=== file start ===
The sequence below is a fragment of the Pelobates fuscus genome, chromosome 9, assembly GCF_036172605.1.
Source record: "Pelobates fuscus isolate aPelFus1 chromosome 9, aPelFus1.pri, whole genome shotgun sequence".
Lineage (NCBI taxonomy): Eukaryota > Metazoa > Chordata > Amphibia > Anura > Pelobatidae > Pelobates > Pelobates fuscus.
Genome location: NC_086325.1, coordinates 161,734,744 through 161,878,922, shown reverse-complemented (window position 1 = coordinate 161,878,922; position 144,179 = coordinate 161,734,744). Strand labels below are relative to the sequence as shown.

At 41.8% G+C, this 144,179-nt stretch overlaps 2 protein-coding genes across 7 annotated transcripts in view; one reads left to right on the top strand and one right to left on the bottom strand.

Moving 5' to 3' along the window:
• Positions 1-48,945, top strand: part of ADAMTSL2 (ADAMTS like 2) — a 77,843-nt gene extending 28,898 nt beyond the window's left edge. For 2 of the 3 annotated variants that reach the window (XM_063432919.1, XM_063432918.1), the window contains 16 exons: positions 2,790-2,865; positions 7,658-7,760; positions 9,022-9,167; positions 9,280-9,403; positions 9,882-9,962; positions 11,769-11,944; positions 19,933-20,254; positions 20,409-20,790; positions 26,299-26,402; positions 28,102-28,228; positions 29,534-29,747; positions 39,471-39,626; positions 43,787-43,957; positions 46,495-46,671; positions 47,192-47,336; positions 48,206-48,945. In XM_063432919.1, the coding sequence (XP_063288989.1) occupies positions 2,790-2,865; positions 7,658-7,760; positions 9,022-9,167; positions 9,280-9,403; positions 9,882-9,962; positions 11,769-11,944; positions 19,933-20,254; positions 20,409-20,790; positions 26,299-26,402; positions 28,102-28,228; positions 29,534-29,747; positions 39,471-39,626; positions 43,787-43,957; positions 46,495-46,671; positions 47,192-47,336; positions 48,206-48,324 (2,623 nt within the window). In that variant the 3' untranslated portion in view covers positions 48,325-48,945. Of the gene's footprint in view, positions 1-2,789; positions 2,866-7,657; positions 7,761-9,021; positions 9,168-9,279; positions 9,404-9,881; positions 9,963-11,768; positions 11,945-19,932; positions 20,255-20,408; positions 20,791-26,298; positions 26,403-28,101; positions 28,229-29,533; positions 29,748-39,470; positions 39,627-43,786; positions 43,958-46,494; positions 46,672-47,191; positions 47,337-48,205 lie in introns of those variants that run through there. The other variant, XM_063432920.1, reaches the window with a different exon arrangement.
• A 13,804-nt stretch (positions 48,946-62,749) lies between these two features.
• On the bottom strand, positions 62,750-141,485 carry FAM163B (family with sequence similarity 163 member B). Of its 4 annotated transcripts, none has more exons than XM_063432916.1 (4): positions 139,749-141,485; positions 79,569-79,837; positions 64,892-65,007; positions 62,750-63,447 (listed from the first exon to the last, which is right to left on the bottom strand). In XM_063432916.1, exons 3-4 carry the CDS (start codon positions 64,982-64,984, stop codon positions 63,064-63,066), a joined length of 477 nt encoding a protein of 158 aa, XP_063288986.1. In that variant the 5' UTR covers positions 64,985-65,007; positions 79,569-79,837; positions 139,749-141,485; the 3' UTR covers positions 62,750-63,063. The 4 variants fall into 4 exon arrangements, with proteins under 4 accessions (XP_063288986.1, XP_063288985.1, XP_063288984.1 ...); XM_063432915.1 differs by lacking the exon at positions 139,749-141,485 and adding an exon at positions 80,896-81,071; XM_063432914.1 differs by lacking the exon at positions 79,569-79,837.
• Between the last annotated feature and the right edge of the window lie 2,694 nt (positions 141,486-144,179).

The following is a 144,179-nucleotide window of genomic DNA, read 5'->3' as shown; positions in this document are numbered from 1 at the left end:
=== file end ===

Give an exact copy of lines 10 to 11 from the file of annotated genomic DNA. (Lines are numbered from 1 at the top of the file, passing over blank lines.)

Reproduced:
• Between the last annotated feature and the right edge of the window lie 2,694 nt (positions 141,486-144,179).

The following is a 144,179-nucleotide window of genomic DNA, read 5'->3' as shown; positions in this document are numbered from 1 at the left end: